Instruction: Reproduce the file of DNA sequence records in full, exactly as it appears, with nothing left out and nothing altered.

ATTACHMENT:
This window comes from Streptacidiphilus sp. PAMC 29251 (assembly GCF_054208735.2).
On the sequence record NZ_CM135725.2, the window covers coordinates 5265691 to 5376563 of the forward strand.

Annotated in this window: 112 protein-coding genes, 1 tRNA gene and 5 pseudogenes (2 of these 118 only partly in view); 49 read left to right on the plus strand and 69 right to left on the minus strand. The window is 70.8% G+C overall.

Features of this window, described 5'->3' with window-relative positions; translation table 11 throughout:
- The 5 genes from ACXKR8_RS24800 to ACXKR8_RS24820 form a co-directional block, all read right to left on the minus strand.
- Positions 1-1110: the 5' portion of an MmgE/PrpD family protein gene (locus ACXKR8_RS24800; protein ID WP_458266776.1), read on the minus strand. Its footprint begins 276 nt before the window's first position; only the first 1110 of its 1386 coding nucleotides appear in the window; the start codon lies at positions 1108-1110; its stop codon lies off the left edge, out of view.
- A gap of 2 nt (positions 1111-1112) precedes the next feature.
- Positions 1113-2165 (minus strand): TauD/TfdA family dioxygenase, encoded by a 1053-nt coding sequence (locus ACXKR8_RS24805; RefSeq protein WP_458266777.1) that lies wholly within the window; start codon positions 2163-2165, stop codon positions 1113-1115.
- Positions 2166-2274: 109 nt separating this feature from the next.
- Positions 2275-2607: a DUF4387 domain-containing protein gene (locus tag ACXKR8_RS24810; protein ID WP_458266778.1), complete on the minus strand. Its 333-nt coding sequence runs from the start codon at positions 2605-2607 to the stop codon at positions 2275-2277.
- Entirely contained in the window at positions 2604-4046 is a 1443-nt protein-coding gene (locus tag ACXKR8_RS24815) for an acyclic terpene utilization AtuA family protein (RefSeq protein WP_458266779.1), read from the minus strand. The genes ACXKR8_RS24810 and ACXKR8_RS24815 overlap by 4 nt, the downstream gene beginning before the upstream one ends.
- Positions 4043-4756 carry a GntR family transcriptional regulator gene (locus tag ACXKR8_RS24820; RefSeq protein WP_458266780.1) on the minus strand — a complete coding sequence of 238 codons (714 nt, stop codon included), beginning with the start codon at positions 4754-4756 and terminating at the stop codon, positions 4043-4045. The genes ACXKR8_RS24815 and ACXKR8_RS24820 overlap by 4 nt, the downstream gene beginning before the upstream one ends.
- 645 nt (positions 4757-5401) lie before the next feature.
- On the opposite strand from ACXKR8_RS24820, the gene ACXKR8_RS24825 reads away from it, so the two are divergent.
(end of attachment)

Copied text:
This window comes from Streptacidiphilus sp. PAMC 29251 (assembly GCF_054208735.2).
On the sequence record NZ_CM135725.2, the window covers coordinates 5265691 to 5376563 of the forward strand.

Annotated in this window: 112 protein-coding genes, 1 tRNA gene and 5 pseudogenes (2 of these 118 only partly in view); 49 read left to right on the plus strand and 69 right to left on the minus strand. The window is 70.8% G+C overall.

Features of this window, described 5'->3' with window-relative positions; translation table 11 throughout:
- The 5 genes from ACXKR8_RS24800 to ACXKR8_RS24820 form a co-directional block, all read right to left on the minus strand.
- Positions 1-1110: the 5' portion of an MmgE/PrpD family protein gene (locus ACXKR8_RS24800; protein ID WP_458266776.1), read on the minus strand. Its footprint begins 276 nt before the window's first position; only the first 1110 of its 1386 coding nucleotides appear in the window; the start codon lies at positions 1108-1110; its stop codon lies off the left edge, out of view.
- A gap of 2 nt (positions 1111-1112) precedes the next feature.
- Positions 1113-2165 (minus strand): TauD/TfdA family dioxygenase, encoded by a 1053-nt coding sequence (locus ACXKR8_RS24805; RefSeq protein WP_458266777.1) that lies wholly within the window; start codon positions 2163-2165, stop codon positions 1113-1115.
- Positions 2166-2274: 109 nt separating this feature from the next.
- Positions 2275-2607: a DUF4387 domain-containing protein gene (locus tag ACXKR8_RS24810; protein ID WP_458266778.1), complete on the minus strand. Its 333-nt coding sequence runs from the start codon at positions 2605-2607 to the stop codon at positions 2275-2277.
- Entirely contained in the window at positions 2604-4046 is a 1443-nt protein-coding gene (locus tag ACXKR8_RS24815) for an acyclic terpene utilization AtuA family protein (RefSeq protein WP_458266779.1), read from the minus strand. The genes ACXKR8_RS24810 and ACXKR8_RS24815 overlap by 4 nt, the downstream gene beginning before the upstream one ends.
- Positions 4043-4756 carry a GntR family transcriptional regulator gene (locus tag ACXKR8_RS24820; RefSeq protein WP_458266780.1) on the minus strand — a complete coding sequence of 238 codons (714 nt, stop codon included), beginning with the start codon at positions 4754-4756 and terminating at the stop codon, positions 4043-4045. The genes ACXKR8_RS24815 and ACXKR8_RS24820 overlap by 4 nt, the downstream gene beginning before the upstream one ends.
- 645 nt (positions 4757-5401) lie before the next feature.
- On the opposite strand from ACXKR8_RS24820, the gene ACXKR8_RS24825 reads away from it, so the two are divergent.